For those who are lost, pogs are cardboard coins. People contribute equal numbers of them to a stack or pile, and then take turns throwing heavier coins called slammers at them. You keep any pogs you flipped over and the winner is whoever flipped the most. They were a big fad in America in the 1990s. My setting is the 90s, but Japan. I have room to fudge the dates by a few years, but not whole decades.
I know pogs came from a Japanese game called menko, but pogs are specific. They're circles of a uniform diameter (there are standard pog tubes to carry your collection in), they're hit with a slammer instead of just another pog and so are probably lighter than menko cards, and I think menko comes in neat sets whereas pogs tend to be a haphazard collection that changes with every game played. Pogs were regularly given out individually or sold from a bin of mixed ones. Pogs are played with a stack/pile, not just one card each like menko, and collecting pogs is half the fun. Most importantly for my story, pogs were a popular fad. Everyone played/collected them and then no one did.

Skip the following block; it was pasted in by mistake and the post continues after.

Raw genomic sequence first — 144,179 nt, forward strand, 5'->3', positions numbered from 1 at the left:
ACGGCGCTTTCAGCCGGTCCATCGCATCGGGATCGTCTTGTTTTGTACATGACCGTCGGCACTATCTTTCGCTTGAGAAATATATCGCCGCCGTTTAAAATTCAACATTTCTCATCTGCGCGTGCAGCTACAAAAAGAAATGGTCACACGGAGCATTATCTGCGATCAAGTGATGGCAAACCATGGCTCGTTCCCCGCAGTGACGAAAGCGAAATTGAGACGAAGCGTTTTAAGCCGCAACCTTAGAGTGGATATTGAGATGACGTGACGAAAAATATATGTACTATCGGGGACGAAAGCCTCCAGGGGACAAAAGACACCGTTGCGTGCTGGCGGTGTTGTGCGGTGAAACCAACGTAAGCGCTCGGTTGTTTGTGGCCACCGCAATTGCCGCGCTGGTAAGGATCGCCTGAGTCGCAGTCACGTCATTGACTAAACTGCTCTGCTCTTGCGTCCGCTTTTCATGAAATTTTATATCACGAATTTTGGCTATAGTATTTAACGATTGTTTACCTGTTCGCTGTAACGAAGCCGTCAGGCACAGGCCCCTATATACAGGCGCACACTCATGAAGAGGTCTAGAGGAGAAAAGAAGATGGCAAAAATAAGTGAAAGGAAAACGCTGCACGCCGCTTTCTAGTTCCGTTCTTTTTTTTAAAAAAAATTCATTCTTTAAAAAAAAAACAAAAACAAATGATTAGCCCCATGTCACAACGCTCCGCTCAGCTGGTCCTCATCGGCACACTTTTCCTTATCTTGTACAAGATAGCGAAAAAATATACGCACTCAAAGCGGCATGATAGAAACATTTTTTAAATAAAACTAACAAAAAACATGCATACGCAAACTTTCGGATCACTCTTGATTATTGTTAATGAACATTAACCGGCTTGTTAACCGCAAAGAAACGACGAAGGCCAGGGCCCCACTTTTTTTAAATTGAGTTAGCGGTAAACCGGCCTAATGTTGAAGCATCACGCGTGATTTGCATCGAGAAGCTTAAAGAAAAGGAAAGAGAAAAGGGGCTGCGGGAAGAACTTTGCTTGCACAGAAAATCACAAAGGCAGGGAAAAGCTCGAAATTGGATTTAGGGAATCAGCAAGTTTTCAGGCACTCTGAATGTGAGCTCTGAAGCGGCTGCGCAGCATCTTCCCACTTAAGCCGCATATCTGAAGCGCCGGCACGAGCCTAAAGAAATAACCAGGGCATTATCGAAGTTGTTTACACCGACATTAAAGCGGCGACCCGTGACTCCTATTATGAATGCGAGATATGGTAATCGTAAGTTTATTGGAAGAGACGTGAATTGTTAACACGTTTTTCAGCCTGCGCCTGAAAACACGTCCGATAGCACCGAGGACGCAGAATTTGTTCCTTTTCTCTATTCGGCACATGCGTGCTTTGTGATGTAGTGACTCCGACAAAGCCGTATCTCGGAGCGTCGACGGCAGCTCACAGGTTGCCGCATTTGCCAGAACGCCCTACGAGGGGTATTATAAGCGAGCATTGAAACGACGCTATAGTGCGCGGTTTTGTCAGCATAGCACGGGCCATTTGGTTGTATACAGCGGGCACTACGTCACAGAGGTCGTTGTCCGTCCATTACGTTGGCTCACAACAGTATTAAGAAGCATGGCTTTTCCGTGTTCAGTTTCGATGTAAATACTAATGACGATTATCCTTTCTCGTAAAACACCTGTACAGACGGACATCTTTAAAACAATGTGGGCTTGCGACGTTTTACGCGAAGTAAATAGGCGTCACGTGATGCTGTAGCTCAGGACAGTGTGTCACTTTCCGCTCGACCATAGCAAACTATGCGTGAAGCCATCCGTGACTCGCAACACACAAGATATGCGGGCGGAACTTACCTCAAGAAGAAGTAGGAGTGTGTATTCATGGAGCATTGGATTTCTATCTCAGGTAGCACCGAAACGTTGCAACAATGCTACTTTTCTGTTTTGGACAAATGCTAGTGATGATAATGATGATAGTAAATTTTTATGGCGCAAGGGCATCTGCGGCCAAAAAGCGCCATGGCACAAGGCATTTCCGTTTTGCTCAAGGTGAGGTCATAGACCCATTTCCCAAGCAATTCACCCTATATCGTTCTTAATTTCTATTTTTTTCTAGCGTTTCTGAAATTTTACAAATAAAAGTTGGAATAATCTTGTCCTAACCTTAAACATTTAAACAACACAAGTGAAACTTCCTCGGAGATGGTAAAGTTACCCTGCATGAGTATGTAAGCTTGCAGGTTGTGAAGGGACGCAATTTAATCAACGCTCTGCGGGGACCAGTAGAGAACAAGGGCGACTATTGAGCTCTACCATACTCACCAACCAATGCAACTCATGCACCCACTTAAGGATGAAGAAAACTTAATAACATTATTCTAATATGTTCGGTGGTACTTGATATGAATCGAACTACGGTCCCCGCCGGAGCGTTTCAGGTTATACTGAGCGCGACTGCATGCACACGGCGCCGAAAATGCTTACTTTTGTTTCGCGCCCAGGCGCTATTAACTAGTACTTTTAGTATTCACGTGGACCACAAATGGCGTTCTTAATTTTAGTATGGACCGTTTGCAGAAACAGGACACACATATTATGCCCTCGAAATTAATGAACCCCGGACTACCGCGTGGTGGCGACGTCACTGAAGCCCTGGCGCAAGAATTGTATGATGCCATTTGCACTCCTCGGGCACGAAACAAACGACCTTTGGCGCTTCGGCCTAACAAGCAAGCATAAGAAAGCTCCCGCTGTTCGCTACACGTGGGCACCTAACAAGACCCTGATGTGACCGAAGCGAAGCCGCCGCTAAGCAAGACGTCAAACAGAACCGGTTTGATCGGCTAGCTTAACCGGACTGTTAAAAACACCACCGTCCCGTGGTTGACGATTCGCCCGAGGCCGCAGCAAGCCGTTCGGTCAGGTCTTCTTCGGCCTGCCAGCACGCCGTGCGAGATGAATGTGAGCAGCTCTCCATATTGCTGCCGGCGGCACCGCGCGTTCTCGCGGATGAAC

So far I've read the Wikipedia on pogs and menko, and and skimmed their talk pages. I read another wiki on how to play menko. I've been through the "Japan (misc)" tag here.
Search terms: "did they have pogs in japan" "pogs japan" "pogs japan -com" "remember pogs" and just "pogs".